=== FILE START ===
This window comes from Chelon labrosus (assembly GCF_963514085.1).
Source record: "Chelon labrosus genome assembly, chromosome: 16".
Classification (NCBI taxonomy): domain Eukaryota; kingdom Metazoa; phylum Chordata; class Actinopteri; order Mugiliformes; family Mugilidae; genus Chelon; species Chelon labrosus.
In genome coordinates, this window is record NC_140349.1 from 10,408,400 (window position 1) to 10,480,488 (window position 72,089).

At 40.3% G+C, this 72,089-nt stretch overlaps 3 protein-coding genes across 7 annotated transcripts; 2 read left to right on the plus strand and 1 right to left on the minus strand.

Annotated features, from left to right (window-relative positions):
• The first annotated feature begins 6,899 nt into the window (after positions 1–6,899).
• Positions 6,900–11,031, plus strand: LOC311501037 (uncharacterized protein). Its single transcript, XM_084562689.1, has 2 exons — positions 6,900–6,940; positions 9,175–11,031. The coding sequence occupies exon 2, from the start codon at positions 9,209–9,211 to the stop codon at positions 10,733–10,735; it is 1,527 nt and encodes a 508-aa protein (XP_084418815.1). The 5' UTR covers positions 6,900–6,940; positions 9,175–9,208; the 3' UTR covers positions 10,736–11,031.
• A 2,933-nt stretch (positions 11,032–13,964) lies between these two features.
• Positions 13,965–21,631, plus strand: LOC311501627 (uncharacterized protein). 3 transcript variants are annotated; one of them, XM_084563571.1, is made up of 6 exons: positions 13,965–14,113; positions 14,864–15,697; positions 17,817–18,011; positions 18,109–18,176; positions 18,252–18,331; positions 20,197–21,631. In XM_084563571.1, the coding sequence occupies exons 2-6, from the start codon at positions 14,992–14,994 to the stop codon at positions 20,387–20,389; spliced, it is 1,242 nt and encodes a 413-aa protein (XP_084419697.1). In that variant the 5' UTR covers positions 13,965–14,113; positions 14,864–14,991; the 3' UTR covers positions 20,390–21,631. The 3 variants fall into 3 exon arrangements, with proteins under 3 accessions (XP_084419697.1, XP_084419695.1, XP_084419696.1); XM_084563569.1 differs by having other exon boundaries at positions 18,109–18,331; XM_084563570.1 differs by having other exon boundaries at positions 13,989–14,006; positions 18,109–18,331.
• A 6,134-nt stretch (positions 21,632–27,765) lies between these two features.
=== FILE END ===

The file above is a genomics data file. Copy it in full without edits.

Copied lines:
This window comes from Chelon labrosus (assembly GCF_963514085.1).
Source record: "Chelon labrosus genome assembly, chromosome: 16".
Classification (NCBI taxonomy): domain Eukaryota; kingdom Metazoa; phylum Chordata; class Actinopteri; order Mugiliformes; family Mugilidae; genus Chelon; species Chelon labrosus.
In genome coordinates, this window is record NC_140349.1 from 10,408,400 (window position 1) to 10,480,488 (window position 72,089).

At 40.3% G+C, this 72,089-nt stretch overlaps 3 protein-coding genes across 7 annotated transcripts; 2 read left to right on the plus strand and 1 right to left on the minus strand.

Annotated features, from left to right (window-relative positions):
• The first annotated feature begins 6,899 nt into the window (after positions 1–6,899).
• Positions 6,900–11,031, plus strand: LOC311501037 (uncharacterized protein). Its single transcript, XM_084562689.1, has 2 exons — positions 6,900–6,940; positions 9,175–11,031. The coding sequence occupies exon 2, from the start codon at positions 9,209–9,211 to the stop codon at positions 10,733–10,735; it is 1,527 nt and encodes a 508-aa protein (XP_084418815.1). The 5' UTR covers positions 6,900–6,940; positions 9,175–9,208; the 3' UTR covers positions 10,736–11,031.
• A 2,933-nt stretch (positions 11,032–13,964) lies between these two features.
• Positions 13,965–21,631, plus strand: LOC311501627 (uncharacterized protein). 3 transcript variants are annotated; one of them, XM_084563571.1, is made up of 6 exons: positions 13,965–14,113; positions 14,864–15,697; positions 17,817–18,011; positions 18,109–18,176; positions 18,252–18,331; positions 20,197–21,631. In XM_084563571.1, the coding sequence occupies exons 2-6, from the start codon at positions 14,992–14,994 to the stop codon at positions 20,387–20,389; spliced, it is 1,242 nt and encodes a 413-aa protein (XP_084419697.1). In that variant the 5' UTR covers positions 13,965–14,113; positions 14,864–14,991; the 3' UTR covers positions 20,390–21,631. The 3 variants fall into 3 exon arrangements, with proteins under 3 accessions (XP_084419697.1, XP_084419695.1, XP_084419696.1); XM_084563569.1 differs by having other exon boundaries at positions 18,109–18,331; XM_084563570.1 differs by having other exon boundaries at positions 13,989–14,006; positions 18,109–18,331.
• A 6,134-nt stretch (positions 21,632–27,765) lies between these two features.